This is not the Lyon’s representative you’d expect back in CA, who may or may not be wearing the uniform blazer when they drive you from viewing to viewing of “objects that match your requirements” and walk you through pointing out all the advantages of the place in question. This is what you’d expect from someone you were paying, right? Well in Germany it’s assbackwards.

Instead, the Makler (realtor) kisses the landlord’s ass and treat you like shit, even though you’re the idiot who’s paying them. Yes, the landlord pays them nothing. You fork over 2-3 month’s rent for the privilege of them begrudgingly showing up (astonishingly often unbathed) to unlock an apartment for you to see, judge you, maybe make a few snide comments about the fact that you selfishly want so much space without having kids, poke through your personal and financial history and then pocket your cash and walk away. Pity the fool who thinks they can call said realtor, once the money has changed hands, and get say… measurements of the living room or negotiate a move in a few days earlier. No way.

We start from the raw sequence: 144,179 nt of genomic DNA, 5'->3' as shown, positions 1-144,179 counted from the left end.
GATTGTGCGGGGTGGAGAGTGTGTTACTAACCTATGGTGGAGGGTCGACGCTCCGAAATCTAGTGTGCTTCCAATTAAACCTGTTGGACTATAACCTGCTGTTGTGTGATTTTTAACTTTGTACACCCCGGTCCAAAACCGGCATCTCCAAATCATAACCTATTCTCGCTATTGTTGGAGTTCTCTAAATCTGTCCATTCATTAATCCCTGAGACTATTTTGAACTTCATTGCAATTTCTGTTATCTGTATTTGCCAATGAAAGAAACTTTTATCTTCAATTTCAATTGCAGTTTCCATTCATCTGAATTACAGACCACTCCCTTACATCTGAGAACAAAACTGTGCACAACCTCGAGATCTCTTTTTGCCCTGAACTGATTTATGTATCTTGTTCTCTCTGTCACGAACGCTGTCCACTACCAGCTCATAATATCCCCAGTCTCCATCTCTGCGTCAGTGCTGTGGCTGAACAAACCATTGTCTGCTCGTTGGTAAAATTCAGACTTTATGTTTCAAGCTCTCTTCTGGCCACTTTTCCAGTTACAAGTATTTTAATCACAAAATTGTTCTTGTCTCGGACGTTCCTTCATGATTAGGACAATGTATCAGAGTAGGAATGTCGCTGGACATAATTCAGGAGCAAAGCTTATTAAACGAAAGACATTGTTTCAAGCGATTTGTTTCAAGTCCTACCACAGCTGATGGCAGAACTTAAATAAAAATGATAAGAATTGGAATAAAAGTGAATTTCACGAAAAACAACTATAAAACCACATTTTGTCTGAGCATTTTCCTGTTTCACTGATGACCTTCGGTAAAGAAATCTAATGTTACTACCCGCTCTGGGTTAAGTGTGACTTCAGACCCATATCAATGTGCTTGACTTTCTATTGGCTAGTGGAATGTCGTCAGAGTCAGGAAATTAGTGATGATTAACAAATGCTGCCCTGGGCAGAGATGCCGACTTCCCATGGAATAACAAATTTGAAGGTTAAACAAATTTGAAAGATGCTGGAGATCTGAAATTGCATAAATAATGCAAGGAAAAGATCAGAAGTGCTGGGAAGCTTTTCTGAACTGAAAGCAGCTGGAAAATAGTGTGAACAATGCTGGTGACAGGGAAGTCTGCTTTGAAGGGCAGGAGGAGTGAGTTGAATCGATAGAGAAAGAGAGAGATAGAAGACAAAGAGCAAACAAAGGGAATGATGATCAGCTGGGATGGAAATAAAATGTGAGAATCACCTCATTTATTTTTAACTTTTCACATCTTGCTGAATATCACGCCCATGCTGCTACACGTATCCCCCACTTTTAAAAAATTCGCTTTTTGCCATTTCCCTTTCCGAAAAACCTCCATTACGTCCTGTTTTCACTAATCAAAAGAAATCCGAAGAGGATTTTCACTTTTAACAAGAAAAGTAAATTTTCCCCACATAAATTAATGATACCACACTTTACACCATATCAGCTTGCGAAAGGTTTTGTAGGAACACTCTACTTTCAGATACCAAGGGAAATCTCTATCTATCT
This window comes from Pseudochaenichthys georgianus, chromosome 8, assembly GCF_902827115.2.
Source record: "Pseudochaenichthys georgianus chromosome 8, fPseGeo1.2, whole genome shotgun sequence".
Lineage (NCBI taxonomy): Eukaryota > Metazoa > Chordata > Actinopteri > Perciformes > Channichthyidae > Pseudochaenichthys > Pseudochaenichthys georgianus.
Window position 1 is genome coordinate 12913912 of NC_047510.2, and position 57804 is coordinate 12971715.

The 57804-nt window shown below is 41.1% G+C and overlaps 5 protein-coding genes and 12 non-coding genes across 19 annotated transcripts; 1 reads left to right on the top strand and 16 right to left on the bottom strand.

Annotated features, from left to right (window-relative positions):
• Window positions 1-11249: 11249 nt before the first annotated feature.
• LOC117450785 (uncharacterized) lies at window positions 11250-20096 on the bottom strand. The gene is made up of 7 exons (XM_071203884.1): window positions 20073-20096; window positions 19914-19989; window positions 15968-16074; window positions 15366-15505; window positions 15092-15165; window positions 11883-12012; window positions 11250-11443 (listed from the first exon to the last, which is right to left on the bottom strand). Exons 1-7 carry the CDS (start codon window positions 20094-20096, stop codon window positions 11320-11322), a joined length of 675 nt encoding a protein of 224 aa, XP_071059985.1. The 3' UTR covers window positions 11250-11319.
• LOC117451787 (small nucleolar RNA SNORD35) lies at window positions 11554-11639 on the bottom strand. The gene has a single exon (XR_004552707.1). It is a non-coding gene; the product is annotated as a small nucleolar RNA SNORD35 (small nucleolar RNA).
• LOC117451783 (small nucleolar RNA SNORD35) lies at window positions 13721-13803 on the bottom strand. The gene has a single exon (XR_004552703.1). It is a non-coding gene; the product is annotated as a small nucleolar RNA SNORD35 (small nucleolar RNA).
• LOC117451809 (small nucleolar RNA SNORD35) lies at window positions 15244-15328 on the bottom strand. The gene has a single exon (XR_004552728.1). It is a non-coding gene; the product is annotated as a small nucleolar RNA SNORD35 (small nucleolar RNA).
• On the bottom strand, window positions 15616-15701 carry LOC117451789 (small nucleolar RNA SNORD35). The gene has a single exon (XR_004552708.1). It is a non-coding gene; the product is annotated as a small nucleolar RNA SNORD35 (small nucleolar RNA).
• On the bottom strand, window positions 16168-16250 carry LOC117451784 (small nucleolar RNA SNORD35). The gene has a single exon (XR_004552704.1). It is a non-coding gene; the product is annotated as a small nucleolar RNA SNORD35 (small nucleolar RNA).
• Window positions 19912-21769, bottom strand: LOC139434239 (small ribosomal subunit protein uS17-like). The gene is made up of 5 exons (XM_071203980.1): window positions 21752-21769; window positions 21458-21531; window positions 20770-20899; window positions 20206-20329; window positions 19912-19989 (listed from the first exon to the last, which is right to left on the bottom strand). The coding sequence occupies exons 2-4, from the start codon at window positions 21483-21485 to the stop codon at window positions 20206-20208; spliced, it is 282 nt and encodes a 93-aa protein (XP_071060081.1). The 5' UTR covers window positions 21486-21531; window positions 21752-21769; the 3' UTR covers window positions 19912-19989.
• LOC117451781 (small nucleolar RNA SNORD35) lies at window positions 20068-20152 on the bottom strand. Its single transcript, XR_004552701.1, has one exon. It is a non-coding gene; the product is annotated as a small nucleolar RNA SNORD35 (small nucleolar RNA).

Ok they’re not all like this, true. Some of then are very nice and efficient in taking your money without really servicing you in any way. But at least half do the same thing rudely, while smelling a bit like old socks with crusty stuff in their beards you don’t want to look at too closely. I’m not exaggerating.

I’ve told the story of the last move and the realtor who, in my opinion, bent us over the table and gave the The Treatment. This same guy stepped up again to collect from the next tenant who, because of a friend in the building, had the same right to pay less and I am sure did not.

Since then who has been the one dealing with her questions about measurements, her need to see it again in “natural light”, to know whether there was an electric outlet on the balcony (“it is so important for me!”) and then see it again with her new subtenant. Right: us. I’m sure the realtor didn’t return her calls.

Not that I can even completely blame him in this case. He’s smart to avoid contact, with this one it’s almost a full time job.